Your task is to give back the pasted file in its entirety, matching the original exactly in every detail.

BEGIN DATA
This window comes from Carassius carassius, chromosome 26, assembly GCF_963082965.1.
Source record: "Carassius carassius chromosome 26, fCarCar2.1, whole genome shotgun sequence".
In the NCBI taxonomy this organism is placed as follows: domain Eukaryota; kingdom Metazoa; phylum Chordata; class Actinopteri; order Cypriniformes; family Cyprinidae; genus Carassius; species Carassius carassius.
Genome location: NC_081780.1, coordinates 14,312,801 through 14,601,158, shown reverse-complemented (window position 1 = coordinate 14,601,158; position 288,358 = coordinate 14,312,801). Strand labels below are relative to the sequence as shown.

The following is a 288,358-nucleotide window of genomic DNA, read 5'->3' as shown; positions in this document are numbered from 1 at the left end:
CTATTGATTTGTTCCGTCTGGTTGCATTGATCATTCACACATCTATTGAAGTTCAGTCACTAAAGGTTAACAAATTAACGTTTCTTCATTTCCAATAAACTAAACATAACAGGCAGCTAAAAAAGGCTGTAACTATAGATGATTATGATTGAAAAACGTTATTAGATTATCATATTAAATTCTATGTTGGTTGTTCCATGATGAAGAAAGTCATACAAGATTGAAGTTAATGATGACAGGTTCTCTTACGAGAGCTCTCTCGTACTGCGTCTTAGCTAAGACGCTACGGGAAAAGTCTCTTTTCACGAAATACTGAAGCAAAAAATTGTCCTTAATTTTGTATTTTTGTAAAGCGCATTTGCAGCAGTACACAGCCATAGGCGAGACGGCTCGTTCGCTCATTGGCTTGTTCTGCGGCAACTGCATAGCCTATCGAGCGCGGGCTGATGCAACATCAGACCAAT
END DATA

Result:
This window comes from Carassius carassius, chromosome 26, assembly GCF_963082965.1.
Source record: "Carassius carassius chromosome 26, fCarCar2.1, whole genome shotgun sequence".
In the NCBI taxonomy this organism is placed as follows: domain Eukaryota; kingdom Metazoa; phylum Chordata; class Actinopteri; order Cypriniformes; family Cyprinidae; genus Carassius; species Carassius carassius.
Genome location: NC_081780.1, coordinates 14,312,801 through 14,601,158, shown reverse-complemented (window position 1 = coordinate 14,601,158; position 288,358 = coordinate 14,312,801). Strand labels below are relative to the sequence as shown.

The following is a 288,358-nucleotide window of genomic DNA, read 5'->3' as shown; positions in this document are numbered from 1 at the left end:
CTATTGATTTGTTCCGTCTGGTTGCATTGATCATTCACACATCTATTGAAGTTCAGTCACTAAAGGTTAACAAATTAACGTTTCTTCATTTCCAATAAACTAAACATAACAGGCAGCTAAAAAAGGCTGTAACTATAGATGATTATGATTGAAAAACGTTATTAGATTATCATATTAAATTCTATGTTGGTTGTTCCATGATGAAGAAAGTCATACAAGATTGAAGTTAATGATGACAGGTTCTCTTACGAGAGCTCTCTCGTACTGCGTCTTAGCTAAGACGCTACGGGAAAAGTCTCTTTTCACGAAATACTGAAGCAAAAAATTGTCCTTAATTTTGTATTTTTGTAAAGCGCATTTGCAGCAGTACACAGCCATAGGCGAGACGGCTCGTTCGCTCATTGGCTTGTTCTGCGGCAACTGCATAGCCTATCGAGCGCGGGCTGATGCAACATCAGACCAAT